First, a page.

Farriers and horse owners alike should be aware of the importance of regular visits and services every 6 months, if not just annually. Teeth grow as the horse grows, just like the hooves but maybe not as fast. Sharp points, decay, abscesses and jaw out of alignment are only a few reasons why a true Equine Dentist should examine your horse annually. We highly suggest someone who uses power tools for a truly through exam and service.
These are photos from the 2009 BWFA Convention with Dawn Mannira, a Certified Equine Dentist and wife of BWFA certified farrier Sam Mannira. San is assisting in explaining the details during the procedure. These onlookers are all farriers. A bird’s eye view is the best way to learn. These particular horses upper and lower bite where out of alignment. One is over 20 years old, the other his daughter about 10. His bite was definitely out of alignment and was an easy fix. She had a molar that had grown so tall causing her bite to be out that she was causing an ulcer in her jaw from the sharp points. All of this was unknown by the owner but she did notice shying away from haltering and petting in the jaw area and she was always irritated while eating so she would paw the ground.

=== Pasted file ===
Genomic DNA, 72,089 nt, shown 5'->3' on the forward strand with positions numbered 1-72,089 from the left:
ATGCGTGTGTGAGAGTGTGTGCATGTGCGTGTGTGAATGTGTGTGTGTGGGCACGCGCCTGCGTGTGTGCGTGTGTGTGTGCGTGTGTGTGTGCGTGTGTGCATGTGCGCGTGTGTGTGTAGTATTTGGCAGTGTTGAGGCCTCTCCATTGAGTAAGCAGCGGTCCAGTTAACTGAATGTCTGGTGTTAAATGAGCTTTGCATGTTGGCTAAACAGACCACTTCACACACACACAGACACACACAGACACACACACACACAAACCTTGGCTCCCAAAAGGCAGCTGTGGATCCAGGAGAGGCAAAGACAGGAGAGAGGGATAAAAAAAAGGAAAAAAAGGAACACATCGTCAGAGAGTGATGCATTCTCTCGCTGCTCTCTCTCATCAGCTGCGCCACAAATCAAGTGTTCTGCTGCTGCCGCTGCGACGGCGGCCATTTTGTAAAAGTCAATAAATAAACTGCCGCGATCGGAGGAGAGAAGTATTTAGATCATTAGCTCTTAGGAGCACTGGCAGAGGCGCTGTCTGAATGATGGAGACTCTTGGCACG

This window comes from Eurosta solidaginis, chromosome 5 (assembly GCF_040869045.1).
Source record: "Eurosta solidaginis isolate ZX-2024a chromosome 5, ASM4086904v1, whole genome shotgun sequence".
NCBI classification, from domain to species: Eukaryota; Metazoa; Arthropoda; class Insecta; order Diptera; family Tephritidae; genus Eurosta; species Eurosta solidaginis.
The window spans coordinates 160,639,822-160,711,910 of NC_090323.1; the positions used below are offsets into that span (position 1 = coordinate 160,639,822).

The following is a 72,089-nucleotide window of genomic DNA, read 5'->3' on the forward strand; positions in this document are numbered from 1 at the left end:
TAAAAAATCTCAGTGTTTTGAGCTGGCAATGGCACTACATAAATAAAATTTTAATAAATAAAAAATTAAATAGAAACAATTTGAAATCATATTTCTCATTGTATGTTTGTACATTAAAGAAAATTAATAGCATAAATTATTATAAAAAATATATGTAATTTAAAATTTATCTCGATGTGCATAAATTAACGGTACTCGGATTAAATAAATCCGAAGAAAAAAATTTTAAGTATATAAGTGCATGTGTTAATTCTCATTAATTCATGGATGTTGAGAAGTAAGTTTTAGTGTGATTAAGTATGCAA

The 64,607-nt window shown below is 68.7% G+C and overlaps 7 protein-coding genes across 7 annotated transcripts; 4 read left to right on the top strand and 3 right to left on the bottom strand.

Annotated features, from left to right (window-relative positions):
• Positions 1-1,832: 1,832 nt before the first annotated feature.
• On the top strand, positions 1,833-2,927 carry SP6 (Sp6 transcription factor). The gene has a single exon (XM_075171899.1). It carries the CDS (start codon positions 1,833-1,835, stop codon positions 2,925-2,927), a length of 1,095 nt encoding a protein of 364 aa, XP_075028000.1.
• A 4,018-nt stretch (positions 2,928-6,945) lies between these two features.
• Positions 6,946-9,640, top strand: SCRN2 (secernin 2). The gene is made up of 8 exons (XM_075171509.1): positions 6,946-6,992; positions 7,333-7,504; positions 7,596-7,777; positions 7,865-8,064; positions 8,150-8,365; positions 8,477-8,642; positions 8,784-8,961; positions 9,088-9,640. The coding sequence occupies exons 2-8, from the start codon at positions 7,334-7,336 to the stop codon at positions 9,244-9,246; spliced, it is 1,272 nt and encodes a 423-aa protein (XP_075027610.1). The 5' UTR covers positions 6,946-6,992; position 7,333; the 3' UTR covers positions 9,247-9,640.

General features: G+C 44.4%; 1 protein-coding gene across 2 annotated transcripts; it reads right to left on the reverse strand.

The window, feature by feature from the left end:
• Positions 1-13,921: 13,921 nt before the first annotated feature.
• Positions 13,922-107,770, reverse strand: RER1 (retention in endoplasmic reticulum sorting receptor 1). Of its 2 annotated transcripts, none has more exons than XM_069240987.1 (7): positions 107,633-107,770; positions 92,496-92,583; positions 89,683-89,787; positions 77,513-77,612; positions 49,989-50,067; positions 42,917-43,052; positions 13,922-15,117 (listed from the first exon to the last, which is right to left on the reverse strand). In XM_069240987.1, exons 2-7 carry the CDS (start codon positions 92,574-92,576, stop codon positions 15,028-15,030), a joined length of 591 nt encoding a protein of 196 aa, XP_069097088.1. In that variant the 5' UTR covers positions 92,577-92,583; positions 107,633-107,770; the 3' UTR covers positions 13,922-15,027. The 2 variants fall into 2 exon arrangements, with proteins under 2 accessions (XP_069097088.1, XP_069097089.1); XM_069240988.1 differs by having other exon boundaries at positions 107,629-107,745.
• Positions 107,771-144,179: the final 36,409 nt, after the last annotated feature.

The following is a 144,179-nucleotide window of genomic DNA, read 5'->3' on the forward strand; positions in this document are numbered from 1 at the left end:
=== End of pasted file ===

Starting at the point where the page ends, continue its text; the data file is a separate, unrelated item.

Relief was possible by grinding down the tall molar and leveling out her front upper and lowers to meet and grind normally. The results where evident when Dawn moved the jaw from side to side upon completion, which was an excellent demonstration.
Farriers are not encouraged to float teeth or even try these days due to laws. This topic was covered so they could continue their education about the overall health of the horse to better their own equine profession.
We want to thank Dawn and Sam from Florica for their involvement in the many conventions and clinics held in Georgia. Since that time, Dawn has moved on to another career.
Thank you Dawn.
She suggest that you search for a certified Equine Dentist in your own area, probably the best way is by the Internet or contact World Wide Equine, Inc in Glenns Ferry, Idaho for a graduate referral
You can learn how to evaluate the side to side grind and proper jaw action in the class by Dan Marcum on Equine Flexion Therapy also hosted at the BWFA. Actually Dan and Dawn could compare notes at the convention on the arriving horses.